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On August 13, 2015, the Court of Appeals for the Federal Circuit issued an en banc decision in the long standing patent dispute between Limelight Networks, Inc. and Akamai Technologies, Inc. The dispute is centered on an interpretation of what constitutes direct infringement under 35 U.S.C. § 271(a). Traditionally, direct infringement under 35 U.S.C. § 271(a) occurs when all steps of a claimed method are performed by or attributable to a single entity, and that, where more than one actor is involved in practicing the steps, a court must determine whether the acts of one are attributable to the other such that a single entity is responsible for the infringement.

Limelight Networks, Inc. operates a content delivery network and carries out several of the steps claimed in the patent. But instead of performing one of the claimed steps, i.e., tagging components of its customers' websites that it intends to store on its servers, Limelight requires its customers to do their own tagging. Thus, a combination of the steps performed by Limelight and the step performed by its customers was required to meet all the steps of the claim.

In an April 2014 decision, Limelight Networks, Inc. v. Akamai Technologies, Inc., 134 S.Ct. 2111 (2014), the U.S. Supreme Court held that a defendant is not liable for inducing infringement under 35 U.S.C. § 271(b) when no single party has directly infringed under 35 U.S.C. § 271(a) or any other statutory provision.

This Supreme Court decision overruled the Federal Circuit’s earlier holding that, because Limelight Networks, Inc. performed some steps of the plaintiff’s method patent and encouraged others to perform the rest, Limelight could be liable for inducement of infringement even though no single party was liable for direct infringement. The Supreme Court also remanded the case back to the Federal Circuit for further proceeding.

In the August 13, 2015 decision, the Federal Circuit set forth an expansive view of when the acts of one can be attributable to another in a direct infringement inquiry. In broadening the recognized conditions for when two separate entities can be found liable for direct infringement, the Federal Circuit overruled previous Federal Circuit decisions, holding that Section 271(a) is not limited solely to principal-agent relationships, contractual arrangements and joint enterprises.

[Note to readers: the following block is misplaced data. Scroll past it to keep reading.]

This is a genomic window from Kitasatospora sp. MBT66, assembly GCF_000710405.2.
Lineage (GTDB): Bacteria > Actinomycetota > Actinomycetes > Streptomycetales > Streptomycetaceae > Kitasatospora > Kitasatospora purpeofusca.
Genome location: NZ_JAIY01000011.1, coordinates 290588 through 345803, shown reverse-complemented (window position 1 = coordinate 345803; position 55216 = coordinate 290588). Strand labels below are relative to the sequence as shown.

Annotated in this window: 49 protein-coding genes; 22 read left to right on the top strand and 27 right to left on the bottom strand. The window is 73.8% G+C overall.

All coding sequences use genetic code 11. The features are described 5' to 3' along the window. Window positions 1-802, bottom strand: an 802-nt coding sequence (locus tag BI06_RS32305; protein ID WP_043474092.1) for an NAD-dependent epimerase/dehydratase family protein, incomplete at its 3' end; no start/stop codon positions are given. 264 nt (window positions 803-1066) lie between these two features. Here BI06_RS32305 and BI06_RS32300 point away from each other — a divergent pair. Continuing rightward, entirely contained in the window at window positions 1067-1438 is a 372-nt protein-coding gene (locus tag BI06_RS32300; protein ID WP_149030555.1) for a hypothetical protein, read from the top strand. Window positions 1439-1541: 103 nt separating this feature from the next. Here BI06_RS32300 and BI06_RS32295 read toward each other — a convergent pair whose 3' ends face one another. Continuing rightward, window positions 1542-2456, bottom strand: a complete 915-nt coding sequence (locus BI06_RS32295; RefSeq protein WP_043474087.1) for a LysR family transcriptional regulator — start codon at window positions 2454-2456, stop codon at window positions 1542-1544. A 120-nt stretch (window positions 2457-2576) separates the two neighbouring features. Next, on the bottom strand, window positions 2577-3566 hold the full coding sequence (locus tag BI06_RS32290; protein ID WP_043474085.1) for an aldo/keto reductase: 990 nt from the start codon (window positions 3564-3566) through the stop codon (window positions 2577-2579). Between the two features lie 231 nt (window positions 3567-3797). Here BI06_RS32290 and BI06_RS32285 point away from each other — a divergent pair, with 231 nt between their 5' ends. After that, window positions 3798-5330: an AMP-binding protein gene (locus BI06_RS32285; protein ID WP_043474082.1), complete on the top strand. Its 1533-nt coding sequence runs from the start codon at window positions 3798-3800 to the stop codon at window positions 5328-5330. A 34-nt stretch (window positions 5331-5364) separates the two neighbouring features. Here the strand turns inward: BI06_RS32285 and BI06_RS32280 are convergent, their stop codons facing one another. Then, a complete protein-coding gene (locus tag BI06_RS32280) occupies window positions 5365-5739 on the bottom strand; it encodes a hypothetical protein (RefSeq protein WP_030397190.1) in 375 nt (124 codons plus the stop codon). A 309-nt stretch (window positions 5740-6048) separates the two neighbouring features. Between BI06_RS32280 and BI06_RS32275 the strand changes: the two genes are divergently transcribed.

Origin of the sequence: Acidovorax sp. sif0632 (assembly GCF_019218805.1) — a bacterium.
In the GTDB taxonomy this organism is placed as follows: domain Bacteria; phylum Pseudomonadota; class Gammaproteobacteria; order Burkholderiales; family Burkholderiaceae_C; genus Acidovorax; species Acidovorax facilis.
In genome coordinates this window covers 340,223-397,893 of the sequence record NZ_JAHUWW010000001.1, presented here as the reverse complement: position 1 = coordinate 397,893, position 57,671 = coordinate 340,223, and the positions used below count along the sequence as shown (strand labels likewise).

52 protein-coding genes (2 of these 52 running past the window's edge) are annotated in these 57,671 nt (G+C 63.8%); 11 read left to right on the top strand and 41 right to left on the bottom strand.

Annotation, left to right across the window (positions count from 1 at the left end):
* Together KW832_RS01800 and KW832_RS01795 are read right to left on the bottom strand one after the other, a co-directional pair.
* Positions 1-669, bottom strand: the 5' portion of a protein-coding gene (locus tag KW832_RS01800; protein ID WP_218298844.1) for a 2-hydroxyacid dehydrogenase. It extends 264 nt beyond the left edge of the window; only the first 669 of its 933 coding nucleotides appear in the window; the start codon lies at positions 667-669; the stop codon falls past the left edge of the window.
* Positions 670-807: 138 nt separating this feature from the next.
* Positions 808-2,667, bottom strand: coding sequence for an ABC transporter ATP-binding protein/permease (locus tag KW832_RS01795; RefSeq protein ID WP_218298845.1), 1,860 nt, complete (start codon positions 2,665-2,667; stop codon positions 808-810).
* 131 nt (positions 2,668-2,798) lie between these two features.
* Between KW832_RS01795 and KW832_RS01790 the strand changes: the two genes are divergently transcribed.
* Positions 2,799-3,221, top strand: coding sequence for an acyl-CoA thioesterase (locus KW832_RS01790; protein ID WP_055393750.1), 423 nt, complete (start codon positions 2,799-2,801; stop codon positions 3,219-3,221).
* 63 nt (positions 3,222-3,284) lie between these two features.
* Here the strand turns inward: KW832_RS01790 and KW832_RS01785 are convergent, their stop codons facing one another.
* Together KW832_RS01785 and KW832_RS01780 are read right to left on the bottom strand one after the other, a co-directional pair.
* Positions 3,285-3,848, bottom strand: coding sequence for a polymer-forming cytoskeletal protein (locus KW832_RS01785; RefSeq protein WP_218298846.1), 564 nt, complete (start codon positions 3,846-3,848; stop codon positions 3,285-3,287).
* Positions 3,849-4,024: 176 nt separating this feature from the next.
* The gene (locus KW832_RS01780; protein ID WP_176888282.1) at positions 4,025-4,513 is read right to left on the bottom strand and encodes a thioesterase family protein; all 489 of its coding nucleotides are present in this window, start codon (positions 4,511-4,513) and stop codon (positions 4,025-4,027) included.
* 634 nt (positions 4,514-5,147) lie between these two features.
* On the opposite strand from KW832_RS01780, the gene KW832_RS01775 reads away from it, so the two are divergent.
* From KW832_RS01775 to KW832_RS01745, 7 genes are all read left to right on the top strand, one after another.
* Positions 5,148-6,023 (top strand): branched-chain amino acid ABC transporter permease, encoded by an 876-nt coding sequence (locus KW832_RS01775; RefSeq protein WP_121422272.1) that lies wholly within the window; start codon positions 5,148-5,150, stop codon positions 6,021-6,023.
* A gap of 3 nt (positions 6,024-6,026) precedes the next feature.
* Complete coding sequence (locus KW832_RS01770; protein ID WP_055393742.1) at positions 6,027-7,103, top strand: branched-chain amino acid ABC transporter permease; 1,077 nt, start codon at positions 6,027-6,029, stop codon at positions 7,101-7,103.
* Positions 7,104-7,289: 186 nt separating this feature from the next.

The Federal Circuit enunciated two sets of circumstances in which an entity can be held responsible for others’ performance of method steps:

  1. where that entity directs or controls others’ performance; or
  2. where the actors form a joint enterprise.

With regard to the first set of circumstances, determining if a single entity directs or controls the acts of another, the Court continues to consider general principles of vicarious liability. In expanding upon previously recognized conditions for vicarious liability, the Federal Circuit found that the steps performed by Limelight’s customers were attributable to Limelight itself based on the vendor/customer relationship. Limelight was thus held liable as a direct infringer. In particular, the Federal Circuit found as follows.

“We conclude, on the facts of this case, that liability under § 271(a) can also be found when an alleged infringer conditions participation in an activity or receipt of a benefit upon performance [by a third party] of a step or steps of a patented method and establishes the manner or timing of that performance. Cf. Metro-Goldwyn-Mayer Studios Inc. v. Grokster, Ltd., 545 U.S. 913, 930 (2005) (stating that an actor “infringes vicariously by profiting from direct infringement” if that actor has the right and ability to stop or limit the infringement). In those instances, the third party’s actions are attributed to the alleged infringer such that the alleged infringer becomes the single actor chargeable with direct infringement.”

Furthermore, with regard to the second set of circumstances, the Court enunciated the required elements in order to prove that a joint enterprise exists:

  1. an agreement, express or implied, among the members of the group;
  2. a common purpose to be carried out by the group;
  3. a community of pecuniary interest in that purpose, among the members; and
  4. an equal right to a voice in the direction of the enterprise.

To summarize, the Federal Circuit’s decision makes explicit that direct infringement (and, by extension, inducement of infringement) of a method claim can arise where one party performs some of the steps, and the remaining steps are performed by another party. However, the steps performed by the other party must be directed or controlled by one party or stem from a joint enterprise.